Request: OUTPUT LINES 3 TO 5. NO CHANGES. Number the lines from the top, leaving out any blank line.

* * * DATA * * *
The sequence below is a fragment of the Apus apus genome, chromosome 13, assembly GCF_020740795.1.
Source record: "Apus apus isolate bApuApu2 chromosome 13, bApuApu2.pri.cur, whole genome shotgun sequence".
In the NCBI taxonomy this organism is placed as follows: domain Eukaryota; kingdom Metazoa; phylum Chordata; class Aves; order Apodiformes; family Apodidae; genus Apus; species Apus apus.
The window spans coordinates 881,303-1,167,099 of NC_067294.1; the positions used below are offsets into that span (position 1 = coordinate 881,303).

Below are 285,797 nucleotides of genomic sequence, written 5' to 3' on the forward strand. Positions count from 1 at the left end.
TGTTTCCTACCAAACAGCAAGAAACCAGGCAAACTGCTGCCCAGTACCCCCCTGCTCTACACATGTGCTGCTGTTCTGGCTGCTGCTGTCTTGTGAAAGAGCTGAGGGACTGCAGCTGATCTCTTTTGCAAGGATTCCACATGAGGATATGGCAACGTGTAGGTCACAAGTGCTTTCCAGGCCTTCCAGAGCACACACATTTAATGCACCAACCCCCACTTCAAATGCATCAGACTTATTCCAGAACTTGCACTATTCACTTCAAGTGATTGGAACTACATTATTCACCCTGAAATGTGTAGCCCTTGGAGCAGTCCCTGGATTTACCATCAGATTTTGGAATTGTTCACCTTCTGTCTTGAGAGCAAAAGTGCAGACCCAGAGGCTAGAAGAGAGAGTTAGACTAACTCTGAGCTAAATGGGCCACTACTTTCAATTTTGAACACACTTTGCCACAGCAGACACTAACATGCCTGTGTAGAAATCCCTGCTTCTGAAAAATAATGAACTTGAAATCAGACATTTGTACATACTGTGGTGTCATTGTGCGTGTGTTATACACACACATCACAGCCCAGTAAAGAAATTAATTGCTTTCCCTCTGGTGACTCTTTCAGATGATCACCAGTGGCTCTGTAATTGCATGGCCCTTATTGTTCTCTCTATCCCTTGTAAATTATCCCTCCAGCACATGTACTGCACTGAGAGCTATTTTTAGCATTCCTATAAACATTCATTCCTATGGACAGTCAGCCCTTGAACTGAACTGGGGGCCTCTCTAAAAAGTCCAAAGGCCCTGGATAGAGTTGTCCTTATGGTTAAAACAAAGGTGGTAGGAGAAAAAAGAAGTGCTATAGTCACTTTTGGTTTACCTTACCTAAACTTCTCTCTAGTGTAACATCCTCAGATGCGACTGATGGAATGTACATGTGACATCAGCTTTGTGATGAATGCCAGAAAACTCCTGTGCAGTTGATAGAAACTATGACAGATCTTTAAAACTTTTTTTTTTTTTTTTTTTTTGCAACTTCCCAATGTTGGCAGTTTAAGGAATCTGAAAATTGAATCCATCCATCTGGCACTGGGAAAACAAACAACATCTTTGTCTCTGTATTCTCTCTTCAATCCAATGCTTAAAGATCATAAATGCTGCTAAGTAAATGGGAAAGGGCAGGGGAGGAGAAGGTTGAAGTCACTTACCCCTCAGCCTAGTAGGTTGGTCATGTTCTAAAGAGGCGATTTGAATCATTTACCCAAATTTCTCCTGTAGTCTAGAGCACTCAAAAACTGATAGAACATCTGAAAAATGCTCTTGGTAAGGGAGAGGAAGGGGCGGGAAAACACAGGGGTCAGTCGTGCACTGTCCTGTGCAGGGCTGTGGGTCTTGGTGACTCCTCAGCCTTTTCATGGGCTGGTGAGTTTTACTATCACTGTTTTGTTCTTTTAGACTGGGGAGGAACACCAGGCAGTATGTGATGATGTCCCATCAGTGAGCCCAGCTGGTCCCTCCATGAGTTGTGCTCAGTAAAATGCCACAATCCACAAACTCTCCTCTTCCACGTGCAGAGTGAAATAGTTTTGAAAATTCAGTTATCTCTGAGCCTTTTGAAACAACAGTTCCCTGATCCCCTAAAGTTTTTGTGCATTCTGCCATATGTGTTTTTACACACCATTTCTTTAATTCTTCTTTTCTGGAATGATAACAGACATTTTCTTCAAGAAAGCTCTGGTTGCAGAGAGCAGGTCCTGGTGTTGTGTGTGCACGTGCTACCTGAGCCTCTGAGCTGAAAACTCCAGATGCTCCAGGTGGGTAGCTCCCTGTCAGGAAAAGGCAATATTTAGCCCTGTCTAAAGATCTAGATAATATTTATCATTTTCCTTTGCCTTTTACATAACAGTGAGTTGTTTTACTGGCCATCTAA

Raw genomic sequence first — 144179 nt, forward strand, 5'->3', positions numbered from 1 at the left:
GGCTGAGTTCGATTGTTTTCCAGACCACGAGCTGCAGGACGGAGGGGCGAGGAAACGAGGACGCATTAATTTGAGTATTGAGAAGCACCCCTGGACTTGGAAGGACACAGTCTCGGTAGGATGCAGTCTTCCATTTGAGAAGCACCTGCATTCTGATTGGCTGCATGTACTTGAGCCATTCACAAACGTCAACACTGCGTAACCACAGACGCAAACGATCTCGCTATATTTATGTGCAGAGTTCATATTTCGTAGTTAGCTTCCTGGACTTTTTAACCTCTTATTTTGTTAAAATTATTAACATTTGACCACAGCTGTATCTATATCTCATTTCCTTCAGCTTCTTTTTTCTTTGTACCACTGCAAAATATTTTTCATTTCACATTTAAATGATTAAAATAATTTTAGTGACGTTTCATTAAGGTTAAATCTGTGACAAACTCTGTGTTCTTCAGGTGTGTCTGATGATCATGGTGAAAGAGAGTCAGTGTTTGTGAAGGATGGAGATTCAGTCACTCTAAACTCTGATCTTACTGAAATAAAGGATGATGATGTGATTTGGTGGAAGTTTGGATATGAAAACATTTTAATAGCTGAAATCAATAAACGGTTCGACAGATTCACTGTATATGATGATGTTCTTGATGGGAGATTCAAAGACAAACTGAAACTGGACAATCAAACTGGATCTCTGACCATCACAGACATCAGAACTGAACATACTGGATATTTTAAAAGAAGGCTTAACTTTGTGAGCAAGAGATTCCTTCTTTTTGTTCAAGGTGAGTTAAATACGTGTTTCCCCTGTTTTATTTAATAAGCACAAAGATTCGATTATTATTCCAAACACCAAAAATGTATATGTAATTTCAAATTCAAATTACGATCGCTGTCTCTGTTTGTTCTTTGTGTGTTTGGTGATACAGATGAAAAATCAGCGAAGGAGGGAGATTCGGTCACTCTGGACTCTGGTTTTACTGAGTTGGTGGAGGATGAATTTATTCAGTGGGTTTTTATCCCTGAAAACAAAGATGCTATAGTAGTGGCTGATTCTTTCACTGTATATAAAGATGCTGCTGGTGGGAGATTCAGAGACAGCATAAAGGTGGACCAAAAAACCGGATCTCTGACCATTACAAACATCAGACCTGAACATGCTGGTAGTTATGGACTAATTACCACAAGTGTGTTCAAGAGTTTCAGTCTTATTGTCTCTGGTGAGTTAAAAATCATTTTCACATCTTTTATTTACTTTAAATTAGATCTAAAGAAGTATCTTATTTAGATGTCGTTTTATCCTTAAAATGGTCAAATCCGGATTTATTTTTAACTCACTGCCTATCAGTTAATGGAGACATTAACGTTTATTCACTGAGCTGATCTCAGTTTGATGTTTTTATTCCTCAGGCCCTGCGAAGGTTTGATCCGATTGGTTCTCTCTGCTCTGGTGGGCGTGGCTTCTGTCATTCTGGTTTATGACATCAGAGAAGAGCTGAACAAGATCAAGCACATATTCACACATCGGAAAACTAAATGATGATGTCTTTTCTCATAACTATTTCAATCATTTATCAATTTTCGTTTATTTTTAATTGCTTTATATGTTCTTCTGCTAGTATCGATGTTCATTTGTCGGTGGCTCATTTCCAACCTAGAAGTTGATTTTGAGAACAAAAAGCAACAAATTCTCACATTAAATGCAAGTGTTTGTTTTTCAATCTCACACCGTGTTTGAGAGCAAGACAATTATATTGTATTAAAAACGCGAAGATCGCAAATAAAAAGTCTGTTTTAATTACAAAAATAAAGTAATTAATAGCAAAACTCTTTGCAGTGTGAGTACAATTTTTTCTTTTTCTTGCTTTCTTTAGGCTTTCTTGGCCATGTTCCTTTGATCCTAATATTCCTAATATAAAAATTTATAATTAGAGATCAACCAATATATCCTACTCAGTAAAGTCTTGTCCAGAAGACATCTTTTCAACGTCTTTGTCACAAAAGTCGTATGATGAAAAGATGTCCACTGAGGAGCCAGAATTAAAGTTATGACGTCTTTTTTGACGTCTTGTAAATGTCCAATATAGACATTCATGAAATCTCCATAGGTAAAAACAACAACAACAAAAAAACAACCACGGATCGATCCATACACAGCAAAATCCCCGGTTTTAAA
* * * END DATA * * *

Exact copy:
In the NCBI taxonomy this organism is placed as follows: domain Eukaryota; kingdom Metazoa; phylum Chordata; class Aves; order Apodiformes; family Apodidae; genus Apus; species Apus apus.
The window spans coordinates 881,303-1,167,099 of NC_067294.1; the positions used below are offsets into that span (position 1 = coordinate 881,303).

Below are 285,797 nucleotides of genomic sequence, written 5' to 3' on the forward strand. Positions count from 1 at the left end.